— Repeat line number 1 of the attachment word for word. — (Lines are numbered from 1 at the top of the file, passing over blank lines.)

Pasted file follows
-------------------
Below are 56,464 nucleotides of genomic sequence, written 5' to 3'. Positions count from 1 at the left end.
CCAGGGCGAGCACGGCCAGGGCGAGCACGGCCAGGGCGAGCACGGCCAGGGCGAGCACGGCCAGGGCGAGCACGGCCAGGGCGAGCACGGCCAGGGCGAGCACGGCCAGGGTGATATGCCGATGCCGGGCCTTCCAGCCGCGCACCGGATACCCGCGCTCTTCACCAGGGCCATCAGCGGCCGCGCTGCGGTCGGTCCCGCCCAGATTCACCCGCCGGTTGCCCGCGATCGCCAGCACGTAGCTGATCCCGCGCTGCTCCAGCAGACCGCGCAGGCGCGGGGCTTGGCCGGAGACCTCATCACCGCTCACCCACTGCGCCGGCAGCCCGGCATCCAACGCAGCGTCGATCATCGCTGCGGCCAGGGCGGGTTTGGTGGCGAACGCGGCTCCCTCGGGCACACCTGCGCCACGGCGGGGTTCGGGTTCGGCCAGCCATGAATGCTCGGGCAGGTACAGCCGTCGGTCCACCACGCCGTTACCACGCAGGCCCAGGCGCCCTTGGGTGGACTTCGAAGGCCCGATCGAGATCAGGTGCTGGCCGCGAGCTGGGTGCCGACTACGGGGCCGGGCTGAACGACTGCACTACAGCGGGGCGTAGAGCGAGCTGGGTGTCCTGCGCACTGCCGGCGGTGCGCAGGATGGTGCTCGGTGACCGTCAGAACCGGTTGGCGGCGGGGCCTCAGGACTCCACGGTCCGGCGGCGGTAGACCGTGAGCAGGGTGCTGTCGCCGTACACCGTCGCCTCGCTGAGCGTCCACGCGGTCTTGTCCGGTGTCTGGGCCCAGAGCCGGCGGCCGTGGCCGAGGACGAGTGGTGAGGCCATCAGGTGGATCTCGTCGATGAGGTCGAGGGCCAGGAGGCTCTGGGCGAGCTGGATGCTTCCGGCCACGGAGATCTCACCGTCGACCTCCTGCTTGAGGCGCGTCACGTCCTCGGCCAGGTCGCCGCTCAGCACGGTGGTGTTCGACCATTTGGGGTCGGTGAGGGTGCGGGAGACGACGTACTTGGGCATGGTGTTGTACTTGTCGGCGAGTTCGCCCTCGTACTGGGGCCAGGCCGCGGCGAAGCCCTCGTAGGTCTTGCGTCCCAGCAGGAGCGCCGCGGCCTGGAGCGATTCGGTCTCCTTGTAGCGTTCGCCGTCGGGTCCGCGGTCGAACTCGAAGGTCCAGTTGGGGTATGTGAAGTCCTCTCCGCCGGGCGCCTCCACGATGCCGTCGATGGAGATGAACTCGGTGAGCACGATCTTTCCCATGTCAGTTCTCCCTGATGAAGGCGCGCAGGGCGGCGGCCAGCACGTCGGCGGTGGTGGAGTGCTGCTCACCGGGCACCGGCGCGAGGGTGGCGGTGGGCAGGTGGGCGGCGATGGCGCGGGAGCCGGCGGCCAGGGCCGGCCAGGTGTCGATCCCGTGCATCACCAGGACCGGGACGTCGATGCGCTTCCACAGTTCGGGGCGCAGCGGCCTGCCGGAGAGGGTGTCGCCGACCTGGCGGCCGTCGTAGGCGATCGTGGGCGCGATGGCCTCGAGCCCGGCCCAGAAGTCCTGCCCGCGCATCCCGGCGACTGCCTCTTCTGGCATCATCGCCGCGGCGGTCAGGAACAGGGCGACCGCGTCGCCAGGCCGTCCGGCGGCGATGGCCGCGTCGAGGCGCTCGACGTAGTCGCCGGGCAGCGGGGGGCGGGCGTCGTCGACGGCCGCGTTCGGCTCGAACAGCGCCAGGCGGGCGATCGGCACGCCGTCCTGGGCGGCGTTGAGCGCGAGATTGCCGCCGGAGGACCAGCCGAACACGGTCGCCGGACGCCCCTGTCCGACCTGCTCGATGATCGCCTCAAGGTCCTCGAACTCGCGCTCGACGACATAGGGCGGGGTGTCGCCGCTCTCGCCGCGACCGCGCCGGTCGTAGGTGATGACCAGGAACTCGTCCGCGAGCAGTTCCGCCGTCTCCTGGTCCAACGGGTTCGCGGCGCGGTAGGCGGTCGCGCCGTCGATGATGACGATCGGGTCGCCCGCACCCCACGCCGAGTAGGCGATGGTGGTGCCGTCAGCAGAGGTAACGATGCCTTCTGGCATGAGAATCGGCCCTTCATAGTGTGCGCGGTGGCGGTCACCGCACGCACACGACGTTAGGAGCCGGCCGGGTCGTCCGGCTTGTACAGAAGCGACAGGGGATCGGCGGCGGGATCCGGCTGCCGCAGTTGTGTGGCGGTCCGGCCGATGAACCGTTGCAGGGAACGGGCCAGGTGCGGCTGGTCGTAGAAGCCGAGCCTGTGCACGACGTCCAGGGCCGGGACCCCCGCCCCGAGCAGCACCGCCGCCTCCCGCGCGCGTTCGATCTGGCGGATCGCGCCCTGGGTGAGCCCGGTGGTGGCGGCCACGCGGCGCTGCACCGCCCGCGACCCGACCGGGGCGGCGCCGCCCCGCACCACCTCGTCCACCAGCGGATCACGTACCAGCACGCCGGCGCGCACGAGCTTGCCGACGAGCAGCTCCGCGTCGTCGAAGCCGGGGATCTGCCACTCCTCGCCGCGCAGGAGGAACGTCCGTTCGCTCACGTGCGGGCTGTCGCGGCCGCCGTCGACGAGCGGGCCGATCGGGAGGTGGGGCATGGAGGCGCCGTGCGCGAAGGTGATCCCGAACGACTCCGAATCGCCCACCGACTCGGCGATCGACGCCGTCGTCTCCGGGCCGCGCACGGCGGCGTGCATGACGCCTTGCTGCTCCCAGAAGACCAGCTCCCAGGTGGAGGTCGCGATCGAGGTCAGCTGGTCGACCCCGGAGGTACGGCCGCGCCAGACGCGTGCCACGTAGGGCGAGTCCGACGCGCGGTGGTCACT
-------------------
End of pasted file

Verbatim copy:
Below are 56,464 nucleotides of genomic sequence, written 5' to 3'. Positions count from 1 at the left end.